Carmichael candididate. This happens at a(2)
=594263089026802941591263784280977080604417821967468784755725941\
253423450335870970593488721652558694467988150597534378269455689\
231232542934932434749577886907217889818742359930075809118799528\
942424753 (call a_t from here on)
This is the first a(2) value which generates a titanic candidate for a
Carmichael. From this point, I incremented a_t until a value produced
primes for all 5 required factors. This happened at a_t + 43216624217. The
value a_t+43216624217 is the minimal titanic Carmichael for the perfect
number 28. The expression (which can be directly fed into PFGW) is:
((594263089026802941591263784280977080604417821967468784755725941\
253423450335870970593488721652558694467988150597534378269455689\
231232542934932434749577886907217889818742359930075809118799528\
942424753+43216624217)*28+1)* \
((594263089026802941591263784280977080604417821967468784755725941\
253423450335870970593488721652558694467988150597534378269455689\
231232542934932434749577886907217889818742359930075809118799528\
942424753+43216624217)*28*2+1)* \
((594263089026802941591263784280977080604417821967468784755725941\
253423450335870970593488721652558694467988150597534378269455689\
231232542934932434749577886907217889818742359930075809118799528\
942424753+43216624217)*28*4+1)* \
((594263089026802941591263784280977080604417821967468784755725941\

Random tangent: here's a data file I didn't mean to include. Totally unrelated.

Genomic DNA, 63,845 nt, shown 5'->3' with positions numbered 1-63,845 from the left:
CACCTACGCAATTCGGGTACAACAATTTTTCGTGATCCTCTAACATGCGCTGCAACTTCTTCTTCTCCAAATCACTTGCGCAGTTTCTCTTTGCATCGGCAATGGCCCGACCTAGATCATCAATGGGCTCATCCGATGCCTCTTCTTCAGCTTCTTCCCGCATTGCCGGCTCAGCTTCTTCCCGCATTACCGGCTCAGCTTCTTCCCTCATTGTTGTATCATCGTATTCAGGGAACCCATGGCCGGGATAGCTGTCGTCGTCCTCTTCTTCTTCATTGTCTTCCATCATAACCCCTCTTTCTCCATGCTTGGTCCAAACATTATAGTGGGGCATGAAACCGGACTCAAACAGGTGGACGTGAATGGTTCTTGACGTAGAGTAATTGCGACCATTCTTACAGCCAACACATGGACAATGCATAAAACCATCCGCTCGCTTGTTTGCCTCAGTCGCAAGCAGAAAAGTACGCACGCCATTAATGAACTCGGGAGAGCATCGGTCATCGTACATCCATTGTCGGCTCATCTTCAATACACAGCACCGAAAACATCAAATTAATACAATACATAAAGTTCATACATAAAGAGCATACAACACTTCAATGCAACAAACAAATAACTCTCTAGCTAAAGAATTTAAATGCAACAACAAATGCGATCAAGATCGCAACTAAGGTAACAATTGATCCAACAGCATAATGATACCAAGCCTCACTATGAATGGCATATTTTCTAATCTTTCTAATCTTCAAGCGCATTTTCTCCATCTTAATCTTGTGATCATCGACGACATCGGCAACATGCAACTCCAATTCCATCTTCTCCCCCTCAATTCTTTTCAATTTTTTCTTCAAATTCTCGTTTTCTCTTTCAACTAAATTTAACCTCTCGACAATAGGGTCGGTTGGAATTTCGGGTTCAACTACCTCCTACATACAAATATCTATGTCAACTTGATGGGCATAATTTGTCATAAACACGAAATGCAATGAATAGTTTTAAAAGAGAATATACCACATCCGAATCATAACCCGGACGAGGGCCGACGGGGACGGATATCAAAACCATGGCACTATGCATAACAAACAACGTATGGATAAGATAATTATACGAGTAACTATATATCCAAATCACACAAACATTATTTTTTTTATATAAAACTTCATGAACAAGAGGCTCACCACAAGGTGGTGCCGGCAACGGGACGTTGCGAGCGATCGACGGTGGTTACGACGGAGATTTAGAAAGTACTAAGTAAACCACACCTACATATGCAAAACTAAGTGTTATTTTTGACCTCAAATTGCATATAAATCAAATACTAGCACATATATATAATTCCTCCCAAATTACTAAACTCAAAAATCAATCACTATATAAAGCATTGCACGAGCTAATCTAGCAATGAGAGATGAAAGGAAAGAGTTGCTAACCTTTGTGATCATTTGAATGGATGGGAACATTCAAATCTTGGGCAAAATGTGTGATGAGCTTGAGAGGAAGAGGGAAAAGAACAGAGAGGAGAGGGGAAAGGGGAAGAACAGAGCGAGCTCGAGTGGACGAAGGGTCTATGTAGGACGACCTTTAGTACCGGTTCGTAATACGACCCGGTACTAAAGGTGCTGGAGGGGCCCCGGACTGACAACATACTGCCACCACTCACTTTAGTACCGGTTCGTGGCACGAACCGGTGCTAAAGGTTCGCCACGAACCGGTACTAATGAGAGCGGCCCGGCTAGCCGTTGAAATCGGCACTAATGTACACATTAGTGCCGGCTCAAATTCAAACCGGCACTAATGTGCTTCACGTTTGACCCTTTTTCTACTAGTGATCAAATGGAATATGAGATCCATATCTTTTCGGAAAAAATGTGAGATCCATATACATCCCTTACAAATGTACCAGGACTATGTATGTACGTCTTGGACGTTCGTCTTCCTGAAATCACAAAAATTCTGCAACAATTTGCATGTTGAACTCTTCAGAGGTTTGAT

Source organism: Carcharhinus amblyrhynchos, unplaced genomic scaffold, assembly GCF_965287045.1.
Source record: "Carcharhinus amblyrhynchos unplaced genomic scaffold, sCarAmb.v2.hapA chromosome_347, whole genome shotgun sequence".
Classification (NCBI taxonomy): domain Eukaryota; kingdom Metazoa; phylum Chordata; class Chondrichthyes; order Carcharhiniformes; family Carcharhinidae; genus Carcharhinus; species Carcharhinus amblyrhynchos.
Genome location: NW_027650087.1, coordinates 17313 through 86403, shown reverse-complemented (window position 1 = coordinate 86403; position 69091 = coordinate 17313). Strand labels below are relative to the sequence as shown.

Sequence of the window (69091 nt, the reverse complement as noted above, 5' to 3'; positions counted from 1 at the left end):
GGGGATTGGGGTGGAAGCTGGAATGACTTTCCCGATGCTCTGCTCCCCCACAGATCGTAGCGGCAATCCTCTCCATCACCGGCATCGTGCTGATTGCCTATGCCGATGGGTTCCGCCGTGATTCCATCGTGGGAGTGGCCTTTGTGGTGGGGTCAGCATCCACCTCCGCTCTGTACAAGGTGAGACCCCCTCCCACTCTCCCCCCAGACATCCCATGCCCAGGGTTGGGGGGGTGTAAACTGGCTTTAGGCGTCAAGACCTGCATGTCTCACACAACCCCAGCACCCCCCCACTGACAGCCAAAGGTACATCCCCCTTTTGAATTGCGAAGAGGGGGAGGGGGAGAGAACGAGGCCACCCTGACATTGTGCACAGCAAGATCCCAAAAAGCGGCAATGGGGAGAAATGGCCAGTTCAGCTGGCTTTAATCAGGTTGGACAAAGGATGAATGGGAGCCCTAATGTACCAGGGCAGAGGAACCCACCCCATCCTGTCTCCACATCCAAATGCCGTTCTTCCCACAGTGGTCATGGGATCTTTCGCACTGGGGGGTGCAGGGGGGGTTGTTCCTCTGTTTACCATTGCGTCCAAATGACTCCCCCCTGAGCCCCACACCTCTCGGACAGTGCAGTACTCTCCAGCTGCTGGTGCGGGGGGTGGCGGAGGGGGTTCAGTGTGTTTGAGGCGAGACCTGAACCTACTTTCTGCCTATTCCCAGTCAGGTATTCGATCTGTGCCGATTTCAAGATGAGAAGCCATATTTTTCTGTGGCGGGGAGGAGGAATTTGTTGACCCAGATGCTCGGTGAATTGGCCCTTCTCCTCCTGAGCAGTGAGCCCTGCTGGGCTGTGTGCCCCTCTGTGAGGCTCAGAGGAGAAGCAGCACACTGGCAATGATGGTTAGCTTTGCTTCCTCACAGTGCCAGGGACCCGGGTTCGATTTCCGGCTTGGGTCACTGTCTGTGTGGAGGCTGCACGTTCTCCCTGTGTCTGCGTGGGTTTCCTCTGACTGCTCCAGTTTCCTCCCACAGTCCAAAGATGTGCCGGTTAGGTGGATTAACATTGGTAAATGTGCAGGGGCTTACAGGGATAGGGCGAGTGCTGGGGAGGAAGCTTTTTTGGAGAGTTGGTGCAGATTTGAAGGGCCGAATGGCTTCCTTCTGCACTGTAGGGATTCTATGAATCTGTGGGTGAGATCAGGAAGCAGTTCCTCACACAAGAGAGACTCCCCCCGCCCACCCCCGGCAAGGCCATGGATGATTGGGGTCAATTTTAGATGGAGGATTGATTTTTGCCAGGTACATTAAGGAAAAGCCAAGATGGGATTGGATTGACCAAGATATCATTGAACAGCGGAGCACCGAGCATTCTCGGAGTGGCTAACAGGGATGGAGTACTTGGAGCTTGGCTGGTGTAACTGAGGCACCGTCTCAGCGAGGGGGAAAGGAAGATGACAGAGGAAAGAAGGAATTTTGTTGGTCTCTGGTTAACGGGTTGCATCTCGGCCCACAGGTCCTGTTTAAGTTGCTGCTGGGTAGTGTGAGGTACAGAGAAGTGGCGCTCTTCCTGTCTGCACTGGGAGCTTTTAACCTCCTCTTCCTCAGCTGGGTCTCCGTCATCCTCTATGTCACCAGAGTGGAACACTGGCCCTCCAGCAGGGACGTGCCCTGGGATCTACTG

253423450335870970593488721652558694467988150597534378269455689\
231232542934932434749577886907217889818742359930075809118799528\
942424753+43216624217)*28*7+1)* \
((594263089026802941591263784280977080604417821967468784755725941\
253423450335870970593488721652558694467988150597534378269455689\
231232542934932434749577886907217889818742359930075809118799528\
942424753+43216624217)*28*14+1)
or the number in decimal:
100000000000000000000000000000000000000000000000000000000000000\
000000000000000000000000000000000000000000000000000000000000000\
000000000000000000000000000000000000000000000000000000000000036\
361524899585703333707005642179808477392838840459547852127527332\
336031439714058905338106405767651340557826903965715665403665254\
253414215340381354801982306773813962506472027985205398801510515\
926767130737664809842730556554838557972669327691098215297557812\
819591617009393912252696778606415095204880404379098458757684049\
723086085044267236727426422512691268116239357680873750349620481\
354558822804500744096481002831815774474204216472917962473515085\
743445948395330942972140089196170068091335788555462700844609776\
734449126501610579679486321282192014679210024370885643251124726\
717852786417038979438128955977655145375423106528833469040464228\
179654616043982071367451353994268057016596242675683193689772291\
187911158676858782140376043475913444392756879878874612038401668\
8199078106542047410157447996575683249525837908454550881
which is a 1000 digit 5Charmichael. This number was found with a
custom written 5way modular sieve, and 5prp test built in. Total run
time was about 5 hours of Athlon 750.
***
For the question 2, Phil Carmody wrote
(11/5/2002):
Jim wanted to see how fast my gensv could tackle puzzle
171, and so I ran it for 7 minutes on my alpha, and got the following:
k=216818853118725
ptest(k*8128+1), 1
ptest(k*8128*2+1), 1
ptest(k*8128*4+1), 1
ptest(k*8128*8+1),1
ptest(k*8128*16+1), 1
ptest(k*8128*32+1), 1
ptest(k*8128*64+1), 1
ptest(k*8128*127+1),1
ptest(k*8128*254+1),1
Pest(k*8128*508+1), 1
ptest(k*8128*1016+1),1
ptest(k*8128*2032+1),1
ptest(k*8128*4064+1),1
The numbers aren't proved prime, but have passed 2 different fermat tests
and 10 MR tests each. It took 40 minutes to verify
the minimality, as with gensv it tests numbers out of order so you've got to
wait for a block to complete. I'm not going to
tackle the 17term problem, as 17 gets a bit hard.
***